Congleton Liberal Democrats blast Chancellor's mini-budget saying 'rewards for those who need them least'

By Alex Greensmith

23rd Sep 2022 | Local News

Chancellor Kwasi Kwarteng and Congleton Liberal Democrats Chair Phil Williams. (Image -  CC 3.0 Open Government Licence UK Government Cropped bit.ly/3SqSigR / Cheshire East Council)
Chancellor Kwasi Kwarteng and Congleton Liberal Democrats Chair Phil Williams. (Image - CC 3.0 Open Government Licence UK Government Cropped bit.ly/3SqSigR / Cheshire East Council)

Sweeping financial changes by the latest Conservative cabinet which will affect Congleton businesses and residents have been blasted by local Liberal Democrats.

Chancellor Kwasi Kwarteng has outlined a series of tax cuts and economic measures in a massive shake-up of the UK's finances. 

But Alsager-based Phil Williams, Chair of the Congleton Constituency Liberal Democrats, says the changes are no surprise and he has called for a change of Government.

The basic rate of income tax has been cut to 19p and an increase in National Insurance has been reversed. 

The threshold before stamp duty is paid in England and Northern Ireland has been raised to £250,000 - for first time buyers it's £425,000 

In what is seen a nod towards increasing business confidence the cap on bankers' bonuses has been lifted, and a planned rise in corporation tax has been scrapped.

The 45% top rate of tax for higher earners abolished - although this doesn't apply in Scotland. 

In total there will be £45bn in tax cuts by 2027 but much of that - national insurance cuts, the abolition of the cap on bonuses and the highest rate of income tax - is channelled towards higher earners and has already brought some sweeping condemnation. 

The BBC's Global trade correspondent Dharshini David commented, for example: "The richest 10 per cent of society will gain 60 times as much from the National Insurance cuts as the poorest 10 per cent.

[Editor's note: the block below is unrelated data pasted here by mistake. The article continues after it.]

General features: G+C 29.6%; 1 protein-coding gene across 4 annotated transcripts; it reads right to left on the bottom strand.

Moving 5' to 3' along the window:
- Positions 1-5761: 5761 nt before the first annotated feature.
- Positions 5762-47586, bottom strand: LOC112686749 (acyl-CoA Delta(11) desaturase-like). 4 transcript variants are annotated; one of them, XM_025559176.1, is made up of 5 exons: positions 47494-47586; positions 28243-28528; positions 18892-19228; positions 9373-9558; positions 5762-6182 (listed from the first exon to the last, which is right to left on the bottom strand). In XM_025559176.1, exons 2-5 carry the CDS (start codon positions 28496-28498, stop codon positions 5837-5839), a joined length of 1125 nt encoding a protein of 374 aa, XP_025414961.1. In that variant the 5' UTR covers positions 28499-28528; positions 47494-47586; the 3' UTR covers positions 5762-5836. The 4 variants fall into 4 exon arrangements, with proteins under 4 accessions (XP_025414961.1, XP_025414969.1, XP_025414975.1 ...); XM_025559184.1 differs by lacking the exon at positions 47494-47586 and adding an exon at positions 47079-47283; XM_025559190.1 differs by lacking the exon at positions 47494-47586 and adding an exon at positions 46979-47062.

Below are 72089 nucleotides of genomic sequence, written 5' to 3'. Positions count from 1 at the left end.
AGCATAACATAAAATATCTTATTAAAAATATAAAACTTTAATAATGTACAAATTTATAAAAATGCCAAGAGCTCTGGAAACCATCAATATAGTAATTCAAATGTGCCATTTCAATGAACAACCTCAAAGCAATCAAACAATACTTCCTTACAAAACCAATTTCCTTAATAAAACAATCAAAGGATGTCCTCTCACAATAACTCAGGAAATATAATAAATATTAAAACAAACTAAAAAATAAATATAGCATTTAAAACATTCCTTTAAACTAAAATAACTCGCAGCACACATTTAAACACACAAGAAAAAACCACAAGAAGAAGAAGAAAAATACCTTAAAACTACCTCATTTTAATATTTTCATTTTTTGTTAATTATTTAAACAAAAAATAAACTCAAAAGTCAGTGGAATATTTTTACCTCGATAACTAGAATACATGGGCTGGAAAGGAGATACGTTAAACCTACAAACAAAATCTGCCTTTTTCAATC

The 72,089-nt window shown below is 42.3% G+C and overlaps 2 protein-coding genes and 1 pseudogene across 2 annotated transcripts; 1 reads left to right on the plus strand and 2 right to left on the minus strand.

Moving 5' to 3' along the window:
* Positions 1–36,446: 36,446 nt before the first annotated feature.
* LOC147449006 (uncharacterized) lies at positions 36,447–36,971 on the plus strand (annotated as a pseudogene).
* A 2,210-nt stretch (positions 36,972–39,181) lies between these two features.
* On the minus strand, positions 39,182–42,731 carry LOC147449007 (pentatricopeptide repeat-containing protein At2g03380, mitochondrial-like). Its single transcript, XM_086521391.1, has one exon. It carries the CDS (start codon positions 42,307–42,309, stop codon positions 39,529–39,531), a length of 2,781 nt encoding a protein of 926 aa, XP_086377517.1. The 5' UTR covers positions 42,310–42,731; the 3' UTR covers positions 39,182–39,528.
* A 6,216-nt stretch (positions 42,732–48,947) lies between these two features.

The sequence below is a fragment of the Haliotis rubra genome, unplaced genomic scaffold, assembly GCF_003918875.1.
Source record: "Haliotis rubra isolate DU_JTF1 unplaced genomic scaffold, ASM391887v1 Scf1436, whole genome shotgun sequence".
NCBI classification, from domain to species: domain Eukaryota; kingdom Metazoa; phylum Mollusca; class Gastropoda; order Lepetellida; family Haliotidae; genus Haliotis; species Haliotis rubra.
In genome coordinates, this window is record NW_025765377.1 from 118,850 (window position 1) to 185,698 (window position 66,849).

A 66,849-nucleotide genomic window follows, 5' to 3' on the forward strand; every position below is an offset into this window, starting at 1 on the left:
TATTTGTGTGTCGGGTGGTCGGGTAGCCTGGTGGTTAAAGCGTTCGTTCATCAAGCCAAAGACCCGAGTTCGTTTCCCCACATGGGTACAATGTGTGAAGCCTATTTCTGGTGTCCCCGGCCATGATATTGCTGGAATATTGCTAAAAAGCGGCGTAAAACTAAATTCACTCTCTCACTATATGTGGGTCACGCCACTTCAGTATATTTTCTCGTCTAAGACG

"It's a marked difference from the policy of recent years in which the government focussed more on redistributing income". 

The Chancellor hailed his changes to national insurance, stamp duty and income tax as a "new era" - but Labour's Rachel Reeves called his mini-budget "a plan to reward the already wealthy". 

In summary: 

- The basic rate of income tax will be cut by 1p to 19p from April 2023 

- The 45p tax rate for top earners over £150,000 will be abolished, also from April next year 

- The level at which house-buyers begin to pay stamp duty is doubled from £125,000 to £250,000 

- First-time buyers will pay no stamp duty on homes worth £450,000, up from £300,000 

- Planned rise on corporation tax from 19% to 25% is scrapped 

- A 1.25% rise in National Insurance to be reversed from 6 November 

- Cap on bankers' bonuses, which limited rewards to twice the salary level, is axed 

- Cost of subsidising both domestic and business energy bills will cost £60bn for the next six months 

- UK to introduce sales tax-free shopping for overseas visitors 

"Chancellor Kwasi Kwarteng is well known for his radical right-wing approach to economic issues, so it's no surprise to see him rewarding those he most expects to support his policies," said Mr Williams who lives in Alsager.

"He is lifting the cap on bankers' bonuses and scrapping the planned rise in corporation tax. The Liberal Democrats have always been upfront as a Party on the need to increase taxation where necessary in the interests of promoting a fairer society.

"We openly declared that we would put a penny on income tax - a very small increase but one which would have far-reaching effects in terms of funding essential services.

"The money has to come from somewhere. Increased borrowing and increased national debt makes little sense.

"Where is the 'levelling up', where is the compassion, where is the humanity in any of this?

"All we are seeing are rewards for those who need them least and more pressure on those who need help the most.

"That has always been the Conservative way and it's high time for a change."

The Lib Dems came third in the 2019 General Election, with 6,026 votes to Congleton MP Fiona Bruce's 33,747 victory.

Congleton Conservatives have been contacted for comment.

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